Rulings for Playing Chess in Islam
The game of chess has long been known by the muslims, from the time of the Prophet’s companions, -peace and prayer of Allah be upon him-.
The scholars have agreed that any game of chess that was followed with bets in which the loser should pay the winner whether in the form of material or immaterial stuff, is forbidden in shari’a and it is included in al qimar ( gambling).
They’ve also agreed that the chess that causes men to neglect their obligation to Allah and to other men, is also forbidden.
And they’ve also agreed that the chess of which the winner gets prize from the committee that holds the game is also forbidden, because it is not included in the three kind of games the Prophet -peace and prayer of Allah be upon him- allowed and it doesn’t contain any element of agility of jihad (See: ‘Al Qimar haqiqatuhu wa Akhkamuhu, by Dr. Sulaiman Al-Mulhim, page 254).
As for the chess without bet, negligence of obligation, and without prize from any parties, it’s ruling is argued by the scholars.
The first opinion: The scholars from madzhab Maliki and Hanbali forbid the game of chess.
The foundation of their opinion is:
1. Ali Ibn Abi Thalib -may Allah be pleased with him- said, when he walked passed some people who were playing chess,
مَا هَذِهِ التَّمَاثِيْلُ الَّتِي أَنْتُمْ لَهَا عَاكِفُونَ
“What are these statues that you are keen on being silent before them?” (Narrated by Ibn Abi Syaiba. Imam Ahmad stated that this narration is valid).
Response: This narration is not a strong indication of the forbidden state of the chess, because Ali-peace and prayer of Allah be upon him- forbade them to play chess because the pions were the miniature of horses, or he forbade them because they had played it for too long, since Ali said, “you are keen on being silent before them.”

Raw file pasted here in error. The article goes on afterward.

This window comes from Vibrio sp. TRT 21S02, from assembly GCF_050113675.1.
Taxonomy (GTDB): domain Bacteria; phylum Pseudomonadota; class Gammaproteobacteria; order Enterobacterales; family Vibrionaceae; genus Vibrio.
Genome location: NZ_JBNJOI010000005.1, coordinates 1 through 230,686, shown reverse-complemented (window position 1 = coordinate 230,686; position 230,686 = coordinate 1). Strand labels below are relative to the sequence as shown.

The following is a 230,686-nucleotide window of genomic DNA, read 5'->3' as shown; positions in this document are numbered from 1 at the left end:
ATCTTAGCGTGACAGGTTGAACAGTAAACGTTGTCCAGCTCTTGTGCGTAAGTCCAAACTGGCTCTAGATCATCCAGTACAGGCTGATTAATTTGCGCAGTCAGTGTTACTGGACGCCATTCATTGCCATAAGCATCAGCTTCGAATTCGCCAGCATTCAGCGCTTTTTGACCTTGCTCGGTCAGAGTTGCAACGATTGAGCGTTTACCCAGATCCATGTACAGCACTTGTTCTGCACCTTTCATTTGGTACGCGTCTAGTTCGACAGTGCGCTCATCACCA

Thus, the prohibition was not caused by the game itself. If the pions didn’t contain any trace of cross and weren’t resembling the statue of men, or animal, then playing the chess is alright. (See: “Al-Musabaqat wa Ahkamuha fisy Syariah Al Islamiyah”, by Dr. Sa’ad Asy-Syatsri, page 228).
2. An indication that forbid the playing of chess because it is a similar game to the game of dice, that could drag the players to neglect their obligation of prayer. (See: Al-Mausu’ah Al-Fiqhiyyah Al-Kuwaitiyyah, volume XXXV, page 270].
Response: It is also not a strong indication, since there is a difference between the game of chess and dice. The dice is based on the luck, whereas the chess is based on intellective and strategic element to win the game. (See the book by Dr. Sa’ad Asy-Syatsri as mentioned earlier, page 228)
The second opinion: The scholars from madzhab Hanafi and Shafi’i do not forbid the chess.
These scholars argue that there are no indications that prevent people from playing chess, thus it is alright to play it because it is useful in training people’s mind in formulating the strategy of war as taught in the chess. Therefore, from this aspect, the chess might be analogized to any game that train people’s skills in jihad.
And Allah knows best, the opinion that allows people to play the chess is stronger as long as they can avoid the prohibition related to the chess above.
Author: Ustadz Dr. Erwandi Tarmizi, M.A.
Copied from the book “Harta Haram Muamalat Kontemporer” by Dr. Erwandi Tarmizi, page 269-270. Published by P.T. Berkat Insan Mulia. Second edition, April 2012.
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